The deposit (the money that you pay before renting a house or apartment) is the thing that every renter has a love/hate relationship with. You hate it because it takes even more money out of your pocket (especially if you have to pay a deposit AND first month’s rent), but you love it because, if you play your cards right, you might just get that money back someday.
Often, the determination of how much you receive back from your deposit is fairly arbitrary. Generally, the property manager is assessing how much work it will take to clean and make repairs as well as what is normal wear and tear as opposed to poor stewardship. The condition of the property prior to you signing the lease is also taken into account.
Don’t be looking crazy when the first of the month comes and you didn’t get your rental deposit back. Take these steps to get most (if not all) of your rental deposit back:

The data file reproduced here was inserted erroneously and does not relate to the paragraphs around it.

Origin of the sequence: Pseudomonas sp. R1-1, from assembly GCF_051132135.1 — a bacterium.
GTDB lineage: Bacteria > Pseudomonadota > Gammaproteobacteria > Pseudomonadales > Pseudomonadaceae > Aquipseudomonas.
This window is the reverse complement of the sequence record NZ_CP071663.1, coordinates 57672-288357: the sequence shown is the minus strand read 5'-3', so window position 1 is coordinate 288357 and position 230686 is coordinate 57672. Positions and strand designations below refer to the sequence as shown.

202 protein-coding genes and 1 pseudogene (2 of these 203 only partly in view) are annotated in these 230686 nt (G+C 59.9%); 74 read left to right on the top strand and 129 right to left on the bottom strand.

• Write down EVERYTHING you see wrong (chipped paint, scratched floors, damaged drywall, carpet stains in the walkthrough before the property is turned over to you. Don’t let somebody else’s dirt mess with your money. • Donf be nasty. If you make a habit of keeping your apartment/house clean, there will be less to clean up on moving day. • Deep clean often. Do it twice a year at the very least. Seriously.
• Communicate about maintenance issues. If you can’t make it look like it was never broken or if the repair requires something that can’t be undone, call maintenance.
• Set limits for your kids. Don’t allow food, drink, or anything that can mar or stain beyond the kitchen. • Watch your pets closely. Clean up their messes ASAP and make sure they can’t destroy anything.
• Pay attention to detail. Make sure your furniture or every day movements aren’t causing significant wear.
• Keep hanging things on the walls to a minimum.
• When moving day comes, make cleaning top priority. Do a deep clean. I suggest starting this process at least two weeks out from moving day. As you clear rooms, make sure to leave them as clean as possible. There should be few signs you were ever there.
When you rent, you’ve been put I. Charge of taking care of someone else’s property. Make sure you do a good job of it.